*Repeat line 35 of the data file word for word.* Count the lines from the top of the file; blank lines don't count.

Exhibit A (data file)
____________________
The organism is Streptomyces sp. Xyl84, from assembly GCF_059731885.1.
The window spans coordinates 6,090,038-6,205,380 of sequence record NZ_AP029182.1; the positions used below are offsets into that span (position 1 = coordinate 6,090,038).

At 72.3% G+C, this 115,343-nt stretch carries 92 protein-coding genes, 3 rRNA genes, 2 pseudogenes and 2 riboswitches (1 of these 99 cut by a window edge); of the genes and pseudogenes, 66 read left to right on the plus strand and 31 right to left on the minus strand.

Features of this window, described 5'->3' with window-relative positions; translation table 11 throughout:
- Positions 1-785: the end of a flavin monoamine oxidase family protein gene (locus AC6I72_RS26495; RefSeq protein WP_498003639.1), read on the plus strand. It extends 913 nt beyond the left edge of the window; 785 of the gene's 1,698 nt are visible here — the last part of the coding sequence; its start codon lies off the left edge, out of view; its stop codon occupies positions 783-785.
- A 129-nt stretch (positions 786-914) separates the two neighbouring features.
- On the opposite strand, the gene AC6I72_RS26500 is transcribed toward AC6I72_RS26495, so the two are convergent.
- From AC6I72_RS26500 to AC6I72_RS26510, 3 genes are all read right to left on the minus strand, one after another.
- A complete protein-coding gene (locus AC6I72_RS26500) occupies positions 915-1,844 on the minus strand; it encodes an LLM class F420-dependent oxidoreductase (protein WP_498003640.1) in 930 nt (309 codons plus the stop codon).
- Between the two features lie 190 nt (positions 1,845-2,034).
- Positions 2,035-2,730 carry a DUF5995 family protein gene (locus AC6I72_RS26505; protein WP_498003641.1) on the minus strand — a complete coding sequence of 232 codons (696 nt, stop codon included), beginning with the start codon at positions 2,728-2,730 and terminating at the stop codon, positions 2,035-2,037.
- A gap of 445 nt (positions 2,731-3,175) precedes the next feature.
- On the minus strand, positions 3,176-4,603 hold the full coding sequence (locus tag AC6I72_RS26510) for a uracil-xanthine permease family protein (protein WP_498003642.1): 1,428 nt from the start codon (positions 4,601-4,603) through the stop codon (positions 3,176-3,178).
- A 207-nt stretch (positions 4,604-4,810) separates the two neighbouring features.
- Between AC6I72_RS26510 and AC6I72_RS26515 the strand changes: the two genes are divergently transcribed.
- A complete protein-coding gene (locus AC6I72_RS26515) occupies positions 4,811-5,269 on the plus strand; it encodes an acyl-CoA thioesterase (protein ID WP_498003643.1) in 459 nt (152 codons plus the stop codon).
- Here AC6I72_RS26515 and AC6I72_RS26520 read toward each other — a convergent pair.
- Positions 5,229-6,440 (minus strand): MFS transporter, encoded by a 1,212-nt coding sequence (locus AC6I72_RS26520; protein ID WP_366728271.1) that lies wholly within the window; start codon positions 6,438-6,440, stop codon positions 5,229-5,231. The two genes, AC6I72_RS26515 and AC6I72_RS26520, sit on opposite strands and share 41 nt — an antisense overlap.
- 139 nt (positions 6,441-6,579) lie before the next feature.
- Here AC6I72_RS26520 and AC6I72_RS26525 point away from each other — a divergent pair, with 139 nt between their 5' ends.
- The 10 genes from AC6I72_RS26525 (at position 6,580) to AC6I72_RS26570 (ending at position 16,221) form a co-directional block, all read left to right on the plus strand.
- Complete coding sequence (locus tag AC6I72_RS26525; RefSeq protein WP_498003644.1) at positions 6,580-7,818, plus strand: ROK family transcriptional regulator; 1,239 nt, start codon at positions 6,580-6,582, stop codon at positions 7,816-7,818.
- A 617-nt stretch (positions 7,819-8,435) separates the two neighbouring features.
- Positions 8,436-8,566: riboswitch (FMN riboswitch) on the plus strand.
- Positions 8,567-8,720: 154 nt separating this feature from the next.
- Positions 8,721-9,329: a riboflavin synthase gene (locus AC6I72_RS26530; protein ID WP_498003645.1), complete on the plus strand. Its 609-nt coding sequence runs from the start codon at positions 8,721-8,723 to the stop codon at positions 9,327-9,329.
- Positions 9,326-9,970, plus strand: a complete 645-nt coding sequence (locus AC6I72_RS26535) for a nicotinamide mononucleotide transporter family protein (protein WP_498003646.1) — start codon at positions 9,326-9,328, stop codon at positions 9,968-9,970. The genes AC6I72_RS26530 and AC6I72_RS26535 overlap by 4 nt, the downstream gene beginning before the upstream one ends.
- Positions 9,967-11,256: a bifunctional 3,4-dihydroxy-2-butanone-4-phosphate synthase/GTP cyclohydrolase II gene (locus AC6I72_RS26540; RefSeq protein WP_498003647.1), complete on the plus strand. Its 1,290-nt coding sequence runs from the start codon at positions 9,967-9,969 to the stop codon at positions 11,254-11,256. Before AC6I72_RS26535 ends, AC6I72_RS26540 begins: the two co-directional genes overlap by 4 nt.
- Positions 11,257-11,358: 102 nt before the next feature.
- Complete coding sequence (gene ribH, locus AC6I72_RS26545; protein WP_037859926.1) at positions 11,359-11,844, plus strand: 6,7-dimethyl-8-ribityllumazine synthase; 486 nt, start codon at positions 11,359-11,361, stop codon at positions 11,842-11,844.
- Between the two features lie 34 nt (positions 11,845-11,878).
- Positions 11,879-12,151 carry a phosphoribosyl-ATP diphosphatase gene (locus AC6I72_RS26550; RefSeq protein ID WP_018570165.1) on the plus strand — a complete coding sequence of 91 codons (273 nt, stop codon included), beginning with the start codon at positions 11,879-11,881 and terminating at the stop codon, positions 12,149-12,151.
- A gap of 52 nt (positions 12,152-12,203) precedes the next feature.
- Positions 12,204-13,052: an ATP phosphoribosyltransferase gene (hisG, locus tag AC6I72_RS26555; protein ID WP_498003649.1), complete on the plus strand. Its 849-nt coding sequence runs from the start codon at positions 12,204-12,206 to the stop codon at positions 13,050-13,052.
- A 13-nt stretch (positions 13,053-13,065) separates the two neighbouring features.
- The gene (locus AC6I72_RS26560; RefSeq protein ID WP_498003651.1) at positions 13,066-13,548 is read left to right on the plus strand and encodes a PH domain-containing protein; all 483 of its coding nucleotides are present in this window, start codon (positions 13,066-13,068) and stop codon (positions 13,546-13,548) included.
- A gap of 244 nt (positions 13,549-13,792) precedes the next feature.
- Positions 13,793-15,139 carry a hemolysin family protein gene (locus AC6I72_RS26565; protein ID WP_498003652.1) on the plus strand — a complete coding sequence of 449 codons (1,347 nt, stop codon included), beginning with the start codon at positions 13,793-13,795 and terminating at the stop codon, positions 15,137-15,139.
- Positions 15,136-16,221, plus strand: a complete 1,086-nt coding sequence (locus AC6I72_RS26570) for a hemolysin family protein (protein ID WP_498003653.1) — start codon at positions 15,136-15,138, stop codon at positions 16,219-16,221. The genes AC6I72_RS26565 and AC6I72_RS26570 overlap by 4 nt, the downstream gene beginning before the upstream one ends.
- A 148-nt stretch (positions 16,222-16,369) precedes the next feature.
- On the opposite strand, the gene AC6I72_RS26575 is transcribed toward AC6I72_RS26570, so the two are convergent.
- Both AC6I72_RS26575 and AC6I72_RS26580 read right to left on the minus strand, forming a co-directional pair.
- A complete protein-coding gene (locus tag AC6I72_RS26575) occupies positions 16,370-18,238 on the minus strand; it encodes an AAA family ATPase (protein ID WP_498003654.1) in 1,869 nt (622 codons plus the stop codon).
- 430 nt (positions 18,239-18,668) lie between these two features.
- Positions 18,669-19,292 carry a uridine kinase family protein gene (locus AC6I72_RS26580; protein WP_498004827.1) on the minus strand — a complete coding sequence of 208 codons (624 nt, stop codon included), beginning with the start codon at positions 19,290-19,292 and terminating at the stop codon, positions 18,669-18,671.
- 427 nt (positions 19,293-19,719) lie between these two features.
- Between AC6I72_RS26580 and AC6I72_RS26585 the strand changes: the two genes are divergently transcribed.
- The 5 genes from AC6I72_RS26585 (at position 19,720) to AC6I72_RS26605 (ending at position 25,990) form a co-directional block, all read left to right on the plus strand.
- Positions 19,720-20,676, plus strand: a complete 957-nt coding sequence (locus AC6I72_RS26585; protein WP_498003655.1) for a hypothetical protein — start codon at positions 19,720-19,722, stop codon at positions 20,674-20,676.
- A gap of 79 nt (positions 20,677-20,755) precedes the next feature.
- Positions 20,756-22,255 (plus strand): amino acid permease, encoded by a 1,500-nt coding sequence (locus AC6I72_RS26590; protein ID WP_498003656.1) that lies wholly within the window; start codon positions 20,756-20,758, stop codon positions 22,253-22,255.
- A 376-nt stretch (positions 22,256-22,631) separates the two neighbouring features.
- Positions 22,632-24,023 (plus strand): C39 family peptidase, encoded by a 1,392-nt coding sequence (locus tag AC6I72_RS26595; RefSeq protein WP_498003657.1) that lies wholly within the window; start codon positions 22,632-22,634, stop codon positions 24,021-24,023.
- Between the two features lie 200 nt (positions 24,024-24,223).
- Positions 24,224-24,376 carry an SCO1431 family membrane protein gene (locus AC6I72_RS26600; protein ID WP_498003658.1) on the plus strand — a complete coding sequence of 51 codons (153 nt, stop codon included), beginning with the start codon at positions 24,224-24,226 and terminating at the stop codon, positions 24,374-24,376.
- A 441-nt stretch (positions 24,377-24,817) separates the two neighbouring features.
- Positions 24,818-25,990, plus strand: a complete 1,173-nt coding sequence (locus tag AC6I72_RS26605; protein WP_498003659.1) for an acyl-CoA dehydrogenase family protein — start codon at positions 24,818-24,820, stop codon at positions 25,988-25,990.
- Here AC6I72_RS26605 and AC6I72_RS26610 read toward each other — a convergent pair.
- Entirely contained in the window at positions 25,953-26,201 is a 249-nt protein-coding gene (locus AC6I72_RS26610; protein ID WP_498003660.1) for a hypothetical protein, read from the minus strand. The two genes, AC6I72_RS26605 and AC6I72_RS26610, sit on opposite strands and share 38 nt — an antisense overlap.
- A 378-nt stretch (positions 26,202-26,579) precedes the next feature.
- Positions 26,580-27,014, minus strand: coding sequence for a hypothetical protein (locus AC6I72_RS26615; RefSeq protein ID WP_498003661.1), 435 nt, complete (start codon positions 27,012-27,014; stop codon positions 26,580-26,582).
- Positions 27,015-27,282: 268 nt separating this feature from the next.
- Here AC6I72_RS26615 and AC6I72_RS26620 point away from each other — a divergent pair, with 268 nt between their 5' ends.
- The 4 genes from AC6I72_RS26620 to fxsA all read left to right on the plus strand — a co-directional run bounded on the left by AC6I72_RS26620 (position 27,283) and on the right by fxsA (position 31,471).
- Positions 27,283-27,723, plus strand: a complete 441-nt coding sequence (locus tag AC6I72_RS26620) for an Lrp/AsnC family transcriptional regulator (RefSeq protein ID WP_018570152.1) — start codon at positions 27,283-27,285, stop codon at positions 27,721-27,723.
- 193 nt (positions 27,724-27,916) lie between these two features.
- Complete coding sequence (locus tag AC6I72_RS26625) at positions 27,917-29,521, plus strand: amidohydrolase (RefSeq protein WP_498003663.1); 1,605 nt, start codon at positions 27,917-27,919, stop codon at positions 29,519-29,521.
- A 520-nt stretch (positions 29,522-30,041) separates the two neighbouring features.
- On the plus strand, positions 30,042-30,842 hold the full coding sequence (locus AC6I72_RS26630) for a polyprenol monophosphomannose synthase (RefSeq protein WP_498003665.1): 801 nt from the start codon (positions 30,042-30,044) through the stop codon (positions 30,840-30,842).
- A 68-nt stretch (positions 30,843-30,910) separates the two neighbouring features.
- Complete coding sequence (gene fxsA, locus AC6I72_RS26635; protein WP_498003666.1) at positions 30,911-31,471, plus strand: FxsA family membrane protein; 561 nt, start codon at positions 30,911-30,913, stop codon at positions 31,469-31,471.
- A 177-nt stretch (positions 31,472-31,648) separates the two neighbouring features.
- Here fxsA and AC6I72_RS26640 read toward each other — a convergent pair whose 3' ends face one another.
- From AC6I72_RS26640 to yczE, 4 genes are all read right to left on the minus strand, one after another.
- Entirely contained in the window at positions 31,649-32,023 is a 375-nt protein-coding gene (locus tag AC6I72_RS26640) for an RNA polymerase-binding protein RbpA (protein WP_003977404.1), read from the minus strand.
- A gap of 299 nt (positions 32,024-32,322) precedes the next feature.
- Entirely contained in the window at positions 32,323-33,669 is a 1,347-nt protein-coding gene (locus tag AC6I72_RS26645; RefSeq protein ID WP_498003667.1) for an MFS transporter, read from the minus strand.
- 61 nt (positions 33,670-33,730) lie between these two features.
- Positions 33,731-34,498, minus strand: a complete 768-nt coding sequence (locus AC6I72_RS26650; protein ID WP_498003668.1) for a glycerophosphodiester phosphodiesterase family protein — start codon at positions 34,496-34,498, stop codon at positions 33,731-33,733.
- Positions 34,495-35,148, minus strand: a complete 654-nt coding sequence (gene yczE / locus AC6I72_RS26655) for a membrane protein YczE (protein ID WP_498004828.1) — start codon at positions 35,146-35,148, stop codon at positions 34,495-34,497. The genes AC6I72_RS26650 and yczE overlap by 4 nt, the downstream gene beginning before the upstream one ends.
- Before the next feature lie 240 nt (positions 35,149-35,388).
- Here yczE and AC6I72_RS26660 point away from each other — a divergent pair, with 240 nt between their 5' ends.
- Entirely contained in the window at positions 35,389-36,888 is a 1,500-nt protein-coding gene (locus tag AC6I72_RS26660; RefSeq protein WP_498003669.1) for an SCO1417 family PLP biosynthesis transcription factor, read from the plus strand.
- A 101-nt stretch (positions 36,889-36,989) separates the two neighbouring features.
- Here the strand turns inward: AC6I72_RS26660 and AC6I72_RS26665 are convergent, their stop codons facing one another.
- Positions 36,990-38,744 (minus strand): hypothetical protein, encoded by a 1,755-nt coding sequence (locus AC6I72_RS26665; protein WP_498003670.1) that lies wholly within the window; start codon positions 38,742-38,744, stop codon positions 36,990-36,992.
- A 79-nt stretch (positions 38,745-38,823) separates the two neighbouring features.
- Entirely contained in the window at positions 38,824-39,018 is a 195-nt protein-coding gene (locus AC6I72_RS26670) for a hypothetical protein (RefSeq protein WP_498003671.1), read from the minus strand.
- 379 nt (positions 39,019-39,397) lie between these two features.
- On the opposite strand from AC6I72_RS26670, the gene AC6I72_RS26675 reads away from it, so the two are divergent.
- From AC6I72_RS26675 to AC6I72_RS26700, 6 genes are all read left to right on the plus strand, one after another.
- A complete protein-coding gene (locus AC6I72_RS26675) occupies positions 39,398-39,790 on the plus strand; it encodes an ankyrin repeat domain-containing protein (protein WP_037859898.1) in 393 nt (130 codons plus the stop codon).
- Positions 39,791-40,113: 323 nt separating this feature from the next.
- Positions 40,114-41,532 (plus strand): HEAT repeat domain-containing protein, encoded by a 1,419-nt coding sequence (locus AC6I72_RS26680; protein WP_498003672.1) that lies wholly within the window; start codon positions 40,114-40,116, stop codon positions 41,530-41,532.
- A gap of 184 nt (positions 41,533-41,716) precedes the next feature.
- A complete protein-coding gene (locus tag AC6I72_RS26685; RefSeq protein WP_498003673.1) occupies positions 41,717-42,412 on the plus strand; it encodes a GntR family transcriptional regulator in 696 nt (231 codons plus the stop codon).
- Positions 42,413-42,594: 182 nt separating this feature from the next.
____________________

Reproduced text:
- A 13-nt stretch (positions 13,053-13,065) separates the two neighbouring features.